GGemis Renew 4.2802






ENVTax 1.672






Empl 0.359






EnConcs 6.337






GDP 1.369






GGemis ENVTax 1.324






Renew 7.747






Empl 8.14*






EnConcs 4.277






GDP 6.086






GGemis Empl 5.238






Renew 5.389






ENVTax 3.581






EnConcs 4.658






GDP 3.809






GGemis EnConcs 4.63






Renew 7.733






ENVTax 1.052






Empl 2.11






GDP 6.79






GGemis GDP 7.56






Renew 4.061






ENVTax 5.116






Empl 2.991






EnCons 11.537**






Source: Authors’ calculations and E-Views 9.5 output
Note: values in the parenthesis represent the p value. *, ** and *** indicate statistical significance at the respected 0.1, 0.05 and 0.01 levels of significance.

 Based on the results of the Granger causality test we conduct the impulse response functions where we found evidence that there is a statistically significant relationship between the variables. For Panel A this paper finds there is causality going from energy consumption towards GDP. Based on the results of the impulse response function we find that the initial short-term relationship is positive, but it starts fluctuating after two periods, meaning that the relationship is statistically significant and positive in the short term, but we find no evidence of a long-term relationship. This paper also finds that there is a relationship going from employment towards environmental tax revenue. This may be considered intuitively logical as in periods where there is a stable macroeconomic environment, other factors such as sustainable development indicators become increasingly significant. Thus with the rise of employment, there may be a rise in environmental tax revenue, although this intuitive hypothesis is not confirmed by the impulse response function that suggests that the long-term effects are not statistically significant.


Figure 1: Impulse response functions for Panel A
Source: Authors’ calculations and E-Views 9.5 output

For Panel B there are more statistically significant relationships detected. There is a statistically significant relationship between renewable energy source production and employment. It initially has a positive response, although it seems to be negative in the long-term. Several sets of relationships concern traditionally macroeconomic variables, such as that there is a logically long-term relationship from the number of employees towards GDP growth. The relationship seems to be bidirectional, as there is a positive long-term relationship going from economic growth towards the number of employees. This is confirmed by the impulse response function, as for Panel B there seems to be both a rise in economic growth when the number of employees increases, as well as an increase in the number of employees when there is a period of economic growth. Lastly, there seems to be an increase in energy consumption that follows the rise of employment. This conclusion is also intuitive as several others have noted that an increase in population or employed may lead to increased energy consumption (Wagner et al., 2016).


Figure 2: Impulse response functions for Panel B
Source: Authors’ calculations and E-Views 9.5 output

For Panel C a higher number of statistically significant relationships are detected. Notably, there seems to be a significant short-term impact of energy consumption on greenhouse gas emission. Such a relationship is not detected in Panel A or B where we find no statistically significant link going from any of the chosen variables towards greenhouse gas emission. This is perhaps possible to explain by the fact that several of these mostly post-transitional economies still do not have the equal standards to their western counterparts. There is a significant relationship going from GDP towards renewable energy consumption, although based on the results of the impulse results function it mostly seems to fluctuate without definitive patterns. Similarly, without a definitive pattern, this paper finds a significant relationship going from greenhouse gas emission towards renewable energy production. This relationship also seems to have no distinct pattern. The relationship going from greenhouse gas emission towards environmental tax revenue seems initially neutral but is positive in the long-term. Therefore, only with a more significant increase of greenhouse gas emission is there any chance of an increase in environmental taxes to curb the excessive emission.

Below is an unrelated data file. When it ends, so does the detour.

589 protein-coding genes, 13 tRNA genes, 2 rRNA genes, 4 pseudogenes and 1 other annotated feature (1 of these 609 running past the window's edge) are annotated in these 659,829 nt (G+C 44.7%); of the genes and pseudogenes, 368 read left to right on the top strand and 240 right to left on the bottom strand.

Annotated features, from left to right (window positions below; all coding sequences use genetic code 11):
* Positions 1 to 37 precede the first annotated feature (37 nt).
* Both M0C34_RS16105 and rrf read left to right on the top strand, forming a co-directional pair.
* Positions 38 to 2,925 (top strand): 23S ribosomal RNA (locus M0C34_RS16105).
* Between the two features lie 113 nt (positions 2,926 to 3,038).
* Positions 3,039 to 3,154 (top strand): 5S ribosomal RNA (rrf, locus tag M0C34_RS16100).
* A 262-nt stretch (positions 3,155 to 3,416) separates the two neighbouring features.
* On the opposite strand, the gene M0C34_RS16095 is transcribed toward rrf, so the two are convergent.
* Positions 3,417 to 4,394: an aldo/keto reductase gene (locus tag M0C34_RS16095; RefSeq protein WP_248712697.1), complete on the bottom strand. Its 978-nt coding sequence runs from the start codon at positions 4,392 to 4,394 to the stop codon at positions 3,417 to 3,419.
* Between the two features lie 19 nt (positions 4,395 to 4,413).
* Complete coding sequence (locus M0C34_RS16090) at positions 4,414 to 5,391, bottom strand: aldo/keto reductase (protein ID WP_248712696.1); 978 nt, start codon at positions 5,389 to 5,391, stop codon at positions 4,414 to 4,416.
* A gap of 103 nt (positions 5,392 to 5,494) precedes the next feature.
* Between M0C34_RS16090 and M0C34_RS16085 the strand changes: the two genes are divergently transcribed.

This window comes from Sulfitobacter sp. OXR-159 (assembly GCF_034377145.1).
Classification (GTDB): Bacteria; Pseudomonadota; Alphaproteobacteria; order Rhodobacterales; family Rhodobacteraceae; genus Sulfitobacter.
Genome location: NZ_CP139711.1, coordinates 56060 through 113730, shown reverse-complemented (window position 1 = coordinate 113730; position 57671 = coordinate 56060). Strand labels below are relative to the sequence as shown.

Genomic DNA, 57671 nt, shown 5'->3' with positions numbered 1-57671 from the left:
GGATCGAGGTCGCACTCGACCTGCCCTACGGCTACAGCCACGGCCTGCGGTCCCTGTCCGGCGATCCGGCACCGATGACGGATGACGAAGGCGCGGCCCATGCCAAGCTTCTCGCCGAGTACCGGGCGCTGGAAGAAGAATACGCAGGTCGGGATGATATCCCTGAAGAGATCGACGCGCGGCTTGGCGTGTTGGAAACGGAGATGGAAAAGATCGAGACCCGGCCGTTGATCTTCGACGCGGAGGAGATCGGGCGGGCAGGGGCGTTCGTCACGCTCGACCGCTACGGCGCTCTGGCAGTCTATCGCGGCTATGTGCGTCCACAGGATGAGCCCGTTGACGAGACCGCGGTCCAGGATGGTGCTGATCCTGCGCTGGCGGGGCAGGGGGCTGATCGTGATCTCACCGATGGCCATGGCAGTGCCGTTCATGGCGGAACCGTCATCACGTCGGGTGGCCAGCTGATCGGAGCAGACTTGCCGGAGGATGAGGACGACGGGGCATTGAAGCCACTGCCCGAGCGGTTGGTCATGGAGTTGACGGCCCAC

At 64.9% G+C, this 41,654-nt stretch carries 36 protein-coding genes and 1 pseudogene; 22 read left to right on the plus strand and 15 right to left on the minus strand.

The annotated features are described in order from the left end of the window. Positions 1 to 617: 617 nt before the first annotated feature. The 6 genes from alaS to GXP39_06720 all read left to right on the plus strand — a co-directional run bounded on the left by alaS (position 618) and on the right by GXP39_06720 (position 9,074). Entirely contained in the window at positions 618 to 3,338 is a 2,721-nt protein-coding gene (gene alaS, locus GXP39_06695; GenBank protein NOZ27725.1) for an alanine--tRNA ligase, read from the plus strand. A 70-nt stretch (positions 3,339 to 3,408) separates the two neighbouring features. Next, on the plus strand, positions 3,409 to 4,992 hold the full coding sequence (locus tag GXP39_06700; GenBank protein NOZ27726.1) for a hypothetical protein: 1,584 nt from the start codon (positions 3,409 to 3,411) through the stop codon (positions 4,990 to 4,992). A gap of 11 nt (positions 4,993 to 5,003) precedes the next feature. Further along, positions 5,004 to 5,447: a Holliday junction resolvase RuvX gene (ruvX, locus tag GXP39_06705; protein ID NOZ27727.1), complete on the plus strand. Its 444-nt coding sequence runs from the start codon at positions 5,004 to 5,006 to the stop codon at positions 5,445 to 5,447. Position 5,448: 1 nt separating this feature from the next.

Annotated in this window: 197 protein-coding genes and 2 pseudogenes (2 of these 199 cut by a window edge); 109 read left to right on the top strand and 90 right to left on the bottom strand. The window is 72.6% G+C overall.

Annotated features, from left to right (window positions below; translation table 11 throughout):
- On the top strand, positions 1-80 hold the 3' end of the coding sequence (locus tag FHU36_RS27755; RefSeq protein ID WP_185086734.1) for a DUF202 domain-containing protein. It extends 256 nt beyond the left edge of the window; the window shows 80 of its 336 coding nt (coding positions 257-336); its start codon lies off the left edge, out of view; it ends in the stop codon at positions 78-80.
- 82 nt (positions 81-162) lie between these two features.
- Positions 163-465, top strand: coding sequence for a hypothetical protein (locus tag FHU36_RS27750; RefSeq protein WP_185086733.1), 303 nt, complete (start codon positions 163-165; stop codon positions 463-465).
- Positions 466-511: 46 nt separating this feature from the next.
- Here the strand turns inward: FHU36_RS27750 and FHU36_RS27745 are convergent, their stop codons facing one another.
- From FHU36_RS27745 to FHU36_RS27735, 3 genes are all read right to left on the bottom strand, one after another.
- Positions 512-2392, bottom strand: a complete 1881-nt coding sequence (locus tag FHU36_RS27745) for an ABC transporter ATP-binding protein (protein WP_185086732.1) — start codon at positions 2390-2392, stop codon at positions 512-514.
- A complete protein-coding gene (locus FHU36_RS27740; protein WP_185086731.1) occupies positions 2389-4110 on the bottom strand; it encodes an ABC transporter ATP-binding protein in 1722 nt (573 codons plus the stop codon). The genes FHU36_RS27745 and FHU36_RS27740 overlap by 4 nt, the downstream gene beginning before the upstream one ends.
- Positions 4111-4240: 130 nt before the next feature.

Figure 3: Impulse response functions for Panel B
Source: Authors’ calculations and E-Views 9.5 output

Based upon the Granger causality test, there is a bidirectional relationship going from GDP towards energy consumptions and from energy consumption towards GDP. Both of these relationships seem positive in the short term based on the results of the impulse response function, while they seem to fluctuate without a definitive pattern in the long-term. There seems to be a bidirectional relationship between energy consumption and environmental tax revenue as well. As the results of the Granger causality test imply, the relationship is more significant going from energy consumption towards environmental tax revenue. This finding is conclusive and may be given similar argumentation as with the relevance of greenhouse gas emission on environmental tax revenue. This paper also notes that with the rising number of employees there is a rise in the energy consumption, comparative to Panel B. There is also a significant relationship going from the number of employees towards the environmental tax revenue. A possible argument why there are such some statistically significant relationships in Panel C is that in these post-transitional countries, the economic growth and stability are a necessary condition for advancing sustainable development goals.